Bearing in mind the facts known about intestinal digestion it seems probable that proper combinations are important even in intestinal digestion. In other words, a properly combined meal is properly combined throughout the whole course of the digestive tube; while an improperly combined meal is probably wrongly combined throughout the whole course of digestion. A few facts may help to make this clear. Prof. Pavlov says, "the existence of fat in large quantities in the chyme restrains in its own interest the further secretion of gastric juice, and thus impedes the digestion of proteid substances; consequently a combination of fat and proteid-holding food is particularly difficult to digest."

While the processes of digestion in the intestine all take place in an alkaline medium and it seems logical to assume that combinations make little or no differences in the intestine, Dr. Cason says, in an article previously quoted from, that "the digestion of starches in the small intestine when accompanied by proteins produces a distinct stasis." This would indicate delayed digestion.

It seems certain that the putrefaction and fermentation that begins in the stomach as a consequence of wrong combinations will continue in the intestine. Good salivary and gastric digestion would seem to be essential to good intestinal digestion.

I append the accompanying chart, as a guide to food combining, which is modeled after one designed by Dr. Weger. I have made certain additions to the chart and have disagreed with him in a few minor particulars. My reasons for disagreeing with him are based both on physiological principles and experience. His chart does not include melons and fats and does not differentiate between sour or butter milk and sweet milk. These have been added to my chart.

Food Combinations In The Intestine

Combinations marked good are good for the weakest digestion.

Combinations marked fair are permissible if digestion is unimpaired.

Combinations marked poor should never be employed unless digestion is at its highest.

Combinations marked bad should not be employed by even the strongest digestion.

Salads should contain no starch, such as potatoes; no proteins, such as eggs or shrimp; no oils, such as olive oil or dressings containing oil; no acids such as vinegar or lemon juice. Salt should also be omitted. Sugar syrup molasses and honey have been left out of this chart because they combine badly with all foods and also because they are best not eaten.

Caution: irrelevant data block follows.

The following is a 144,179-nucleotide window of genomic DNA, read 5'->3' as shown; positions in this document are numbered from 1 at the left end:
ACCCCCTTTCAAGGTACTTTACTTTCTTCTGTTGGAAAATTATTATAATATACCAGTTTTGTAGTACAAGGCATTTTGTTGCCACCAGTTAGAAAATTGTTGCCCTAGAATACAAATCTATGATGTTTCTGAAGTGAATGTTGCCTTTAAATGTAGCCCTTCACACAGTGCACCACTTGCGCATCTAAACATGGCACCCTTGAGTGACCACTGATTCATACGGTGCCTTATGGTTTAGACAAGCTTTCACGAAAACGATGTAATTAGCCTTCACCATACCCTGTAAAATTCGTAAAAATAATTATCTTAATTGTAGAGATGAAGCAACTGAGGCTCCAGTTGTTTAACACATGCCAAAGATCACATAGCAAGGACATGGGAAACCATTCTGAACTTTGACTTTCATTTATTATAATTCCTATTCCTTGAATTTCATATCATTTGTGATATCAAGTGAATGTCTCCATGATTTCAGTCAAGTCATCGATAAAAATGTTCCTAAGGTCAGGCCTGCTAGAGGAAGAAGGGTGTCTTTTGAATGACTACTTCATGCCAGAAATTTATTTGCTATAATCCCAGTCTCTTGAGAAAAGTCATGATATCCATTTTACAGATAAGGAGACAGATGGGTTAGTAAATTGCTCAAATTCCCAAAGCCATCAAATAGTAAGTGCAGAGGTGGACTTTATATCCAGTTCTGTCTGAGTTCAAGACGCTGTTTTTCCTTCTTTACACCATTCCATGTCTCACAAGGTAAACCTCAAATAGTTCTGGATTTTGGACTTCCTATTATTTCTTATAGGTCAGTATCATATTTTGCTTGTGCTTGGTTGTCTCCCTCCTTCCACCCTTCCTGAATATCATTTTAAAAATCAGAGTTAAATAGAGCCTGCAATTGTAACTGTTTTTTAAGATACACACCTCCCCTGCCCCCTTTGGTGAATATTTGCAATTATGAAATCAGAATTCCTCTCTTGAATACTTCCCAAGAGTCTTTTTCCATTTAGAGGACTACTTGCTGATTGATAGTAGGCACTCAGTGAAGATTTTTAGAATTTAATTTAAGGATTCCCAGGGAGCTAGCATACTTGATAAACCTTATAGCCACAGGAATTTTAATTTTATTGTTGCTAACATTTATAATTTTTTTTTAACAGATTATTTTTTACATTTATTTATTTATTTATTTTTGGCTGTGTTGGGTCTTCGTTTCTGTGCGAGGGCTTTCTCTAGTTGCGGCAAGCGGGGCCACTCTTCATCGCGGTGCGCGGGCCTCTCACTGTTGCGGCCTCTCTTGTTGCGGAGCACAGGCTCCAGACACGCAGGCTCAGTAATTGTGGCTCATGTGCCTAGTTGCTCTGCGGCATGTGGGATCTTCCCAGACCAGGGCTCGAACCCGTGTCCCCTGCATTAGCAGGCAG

A second food combining chart is presented which may prove more helpful to some of my readers. By studying the two charts, it is easy to find the foods that do combine with each other. Making use of these facts of combination, the following plan of eating tor three meals a day is suggested:

Food Combination Table

Breakfast: Fruit. Any fruit in season may be used. It is suggested that not more than three fruits be used at a meal, as, tor example, grapes, well ripened bananas and an apple. It is well to have an acid fruit breakfast one morning and a sweet fruit breakfast the next. In season breakfast may be made of melons. In the winter months, one or two dried fruits such as figs, dates, raisins, prunes, etc., may be substituted for the fresh fruits. A winter breakfast of grapes, figs and pears will be found ideal.

Noon meal: A vegetable salad (omitting tomatoes from this salad), one cooked green vegetable and a starch.

Evening meal: A large raw vegetable salad (if nuts or cottage cheese are to be used as the protein, tomatoes, may be used in this salad), two cooked non-starchy vegetables and a protein.

Fat meats, sour apples, beans, peanuts, peas, cereals, bread and jam or hot-cakes and honey or syrup, are notoriously slow in digesting and are frequent sources of discomfort and putrescent poisoning. Much of this is well known to the layman, all of it may be known to the careful observer. The intelligent person will not lightly cast aside such facts but will use them as guides in eating.

Occasional indulgence in any old food combinations will not do great harm," says Major Austin. "It is not what we do occasionally that matters much but what we do habitually that tells in the long run.

"It is certainly everyone's duty to have the courage of his convictions but a cause is not benefited by unreasonable advocates. So when at a friend's table do not deliver a homily on food combinations, and critically select and refuse, causing the host embarrassment Take what is offered, and do not think about it unless sick or uncomfortable; then do not eat. No one should eat when seedy or out of sorts--no, not to please anyone."